Company News

M.I.T., Pressed by U.S., Won't Buy Computer

By David E. Sanger
The New York Times

November 6, 1987

The Massachusetts Institute of Technology said yesterday that it was canceling plans to buy a multimillion-dollar supercomputer after Federal officials strongly objected to the prospect that the university might buy Japanese technology.

''It became clear that important elements of the Federal Government would prefer to see M.I.T. acquire a supercomputer based on U.S. technology,'' M.I.T.'s provost, John Deutch, said yesterday, The university complied because Federal agencies would effectively be paying for the computer by providing funds for research projects.

Legal Action Threatened

In an interview last night, Professor Deutch said the university's decision to abandon its plans came after the Commerce Department threatened litigation, accusing Japan of trying to dump the supercomputer -sell it at unfairly low prices - in order to break into the United States market.

Technologically, the Japanese bids were ''very competitive,'' Profesor Deutch said. The entire purchase had to be scuttled, he said, after the Japanese proposals were excluded because ''I decided that there was no longer a level playing field'' among the bidders.

Professor Deutch said that, in place of the supercomputer acquisition, M.I.T. was considering a plan to build a linked supercomputer center involving the university, industrial partners and the National Science Foundation, which already supports five supercomputer centers around the country.

A Time of Conflict

M.I.T. officials said they hoped that project could begin in about a year.

The university's action comes at a time of tremendous conflict between the United States and Japan over supercomputer technology.

Reagan Administration officials charged early this year that the Japanese Government had systematically barred American supercomputer makers from selling to its agencies.

Although the two countries reached an uneasy truce on the issue in August, Federal officials have been reluctant to help Japan's entry into the hotly competitive American supercomputer market until companies like Cray Research Inc. and the Control Data Corporation have substantial footholds in Japan.

Defense Department officials have also expressed grave concerns that the United States might be losing its lead in supercomputing technology, which is at the core of weapons design, code-breaking and aircraft and ship engineering.

Thus, M.I.T.'s status as one of the nation's premier computer research centers placed its selection under particular scrutiny.

The university planned to use its machine for basic research in physics and engineering, and to support unclassified research at Lincoln Laboratories, a research center financed by the Pentagon that M.I.T. has operated since World War II.

'A Genuine Concern'

Professor Deutch said last night that, with the exception of the Commerce Department's threat of litigation, he did not believe that the objections voiced by American officials constituted ''improper pressure.''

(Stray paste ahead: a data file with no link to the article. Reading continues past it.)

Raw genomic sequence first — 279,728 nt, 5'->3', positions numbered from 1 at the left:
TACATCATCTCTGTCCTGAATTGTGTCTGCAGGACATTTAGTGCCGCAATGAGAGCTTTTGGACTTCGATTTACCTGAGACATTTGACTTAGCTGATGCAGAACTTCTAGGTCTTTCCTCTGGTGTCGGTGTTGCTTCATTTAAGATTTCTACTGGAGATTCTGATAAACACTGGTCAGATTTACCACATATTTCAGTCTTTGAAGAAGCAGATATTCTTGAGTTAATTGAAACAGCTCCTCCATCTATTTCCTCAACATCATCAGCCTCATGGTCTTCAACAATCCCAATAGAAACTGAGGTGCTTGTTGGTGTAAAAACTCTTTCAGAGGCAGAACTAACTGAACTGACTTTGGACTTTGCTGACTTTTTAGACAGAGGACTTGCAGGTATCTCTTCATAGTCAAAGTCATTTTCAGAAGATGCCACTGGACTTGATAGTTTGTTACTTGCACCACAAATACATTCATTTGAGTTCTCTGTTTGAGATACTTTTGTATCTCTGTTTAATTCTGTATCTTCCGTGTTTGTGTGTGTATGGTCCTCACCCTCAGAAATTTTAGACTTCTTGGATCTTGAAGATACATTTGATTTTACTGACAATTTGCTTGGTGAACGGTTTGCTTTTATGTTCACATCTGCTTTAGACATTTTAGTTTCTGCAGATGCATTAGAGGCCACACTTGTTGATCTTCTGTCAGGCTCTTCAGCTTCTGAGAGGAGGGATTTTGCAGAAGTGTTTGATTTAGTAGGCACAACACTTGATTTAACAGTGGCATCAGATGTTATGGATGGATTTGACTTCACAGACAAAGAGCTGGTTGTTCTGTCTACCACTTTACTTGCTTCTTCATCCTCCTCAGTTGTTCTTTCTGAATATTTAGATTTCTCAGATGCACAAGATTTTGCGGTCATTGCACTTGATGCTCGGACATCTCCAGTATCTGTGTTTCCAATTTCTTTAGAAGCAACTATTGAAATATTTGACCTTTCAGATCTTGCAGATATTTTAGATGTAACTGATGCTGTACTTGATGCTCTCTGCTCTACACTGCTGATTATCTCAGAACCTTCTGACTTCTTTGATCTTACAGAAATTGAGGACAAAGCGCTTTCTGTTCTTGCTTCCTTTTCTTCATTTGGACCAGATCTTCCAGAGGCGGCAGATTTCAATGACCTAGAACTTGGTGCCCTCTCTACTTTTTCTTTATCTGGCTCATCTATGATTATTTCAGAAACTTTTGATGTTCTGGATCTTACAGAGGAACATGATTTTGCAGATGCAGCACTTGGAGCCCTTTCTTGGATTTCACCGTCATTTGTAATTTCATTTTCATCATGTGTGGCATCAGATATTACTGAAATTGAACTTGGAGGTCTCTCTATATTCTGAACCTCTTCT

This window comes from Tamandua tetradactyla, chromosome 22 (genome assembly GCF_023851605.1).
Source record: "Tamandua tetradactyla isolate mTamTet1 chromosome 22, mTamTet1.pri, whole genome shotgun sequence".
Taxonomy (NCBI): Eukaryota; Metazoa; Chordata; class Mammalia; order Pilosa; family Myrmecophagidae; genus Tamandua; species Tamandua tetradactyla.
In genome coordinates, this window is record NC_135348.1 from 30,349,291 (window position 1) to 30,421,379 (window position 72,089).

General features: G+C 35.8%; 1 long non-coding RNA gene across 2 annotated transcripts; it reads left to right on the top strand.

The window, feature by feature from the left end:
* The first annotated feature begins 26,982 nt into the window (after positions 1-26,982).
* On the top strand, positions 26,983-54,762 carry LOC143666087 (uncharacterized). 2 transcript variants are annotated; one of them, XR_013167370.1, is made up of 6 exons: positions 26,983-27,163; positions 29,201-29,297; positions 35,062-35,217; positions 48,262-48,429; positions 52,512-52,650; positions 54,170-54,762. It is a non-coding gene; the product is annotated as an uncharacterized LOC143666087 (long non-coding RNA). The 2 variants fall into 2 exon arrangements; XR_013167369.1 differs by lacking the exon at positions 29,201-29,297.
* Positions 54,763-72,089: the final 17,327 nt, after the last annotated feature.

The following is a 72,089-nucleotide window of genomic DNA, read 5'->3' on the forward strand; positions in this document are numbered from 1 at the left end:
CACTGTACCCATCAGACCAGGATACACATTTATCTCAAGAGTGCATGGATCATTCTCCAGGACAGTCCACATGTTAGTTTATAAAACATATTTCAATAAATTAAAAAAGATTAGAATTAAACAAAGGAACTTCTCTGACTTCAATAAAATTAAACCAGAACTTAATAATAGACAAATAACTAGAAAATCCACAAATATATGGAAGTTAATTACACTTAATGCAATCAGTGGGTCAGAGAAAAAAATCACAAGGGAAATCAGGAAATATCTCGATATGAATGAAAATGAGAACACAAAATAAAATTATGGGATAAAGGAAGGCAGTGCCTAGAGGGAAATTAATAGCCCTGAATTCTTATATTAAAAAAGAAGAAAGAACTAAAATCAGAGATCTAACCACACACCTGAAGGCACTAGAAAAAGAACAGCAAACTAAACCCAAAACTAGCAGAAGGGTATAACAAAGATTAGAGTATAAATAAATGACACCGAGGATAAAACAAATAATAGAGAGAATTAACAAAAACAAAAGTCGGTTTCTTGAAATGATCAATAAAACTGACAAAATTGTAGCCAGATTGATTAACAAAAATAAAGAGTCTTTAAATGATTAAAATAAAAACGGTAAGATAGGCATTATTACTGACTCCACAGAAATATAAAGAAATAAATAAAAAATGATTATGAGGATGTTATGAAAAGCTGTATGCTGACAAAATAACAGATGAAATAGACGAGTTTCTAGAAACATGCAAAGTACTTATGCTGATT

''They conveyed a genuine concern that it was not good for the image of the United States to buy Japanese technology in this area,'' the provost said. ''There are many people on this campus, though not all, who share that view.''

When M.I.T. first announced its intention to acquire a supercomputer, it indicated that it was willing to pay $1.5 million to $2 million a year, for five years or more, to any company that could provide the right computer. Supercomputers can cost $10 million to $15 million.

5 Companies Responded

Three American companies responded to M.I.T.'s call: the ETA Systems subsidiary of the Control Data Corporation; Cray, which based its proposal on its fastest Cray 2 supercomputer, and the International Business Machines Corporation, which offered a souped-up version of its 3090 mainframe, which is, technically speaking, not a supercomputer.

Two companies jointly owned by American and Japanese entities also bid. One was Honeywell-NEC Supercomputers Inc., which offered an NEC supercomputer, and the other was the Amdahl Corporation, which is half-owned by the Fujitsu Corporation and which offered a Fujitsu SX-2 supercomputer.

Mr. Deutch said that, as the bids were being solicited, he talked to a number of Government officials, whom he would not name, about what their reaction would be if one of the Japanese firms won. Among the agencies consulted, according to several M.I.T. officials, were the Defense Department and the National Science Foundation.

Letter From U.S. Official

After hearing their objections, an M.I.T. panel decided to exclude the Japanese bids. Then, three weeks ago - before the decision was announced - Paul Gray, M.I.T.'s president, received a letter from S. Bruce Smart Jr., then Acting Secretary of Commerce.

Mr. Smart, now Under Secretary of Commerce for International Trade, said ''We have no objection to the acquisition of a foreign-produced computer.'' He added, though, that ''you should be aware that imported products may be subject to U.S. anti-dumping proceedings'' that could raise the price of the Japanese-made equipment.

Telephone calls to Mr. Smart's office and his spokesman were not answered last night.

Soon after Mr. Smart's letter was received, M.I.T. officials said, the two Japanese companies withdrew their proposals. One of the companies, Mr. Deutch said, indicated that it withdrew under pressure from the Japanese Government, which apparently received complaints from American officials about the bids.

Copyright 1987 The New York Times Company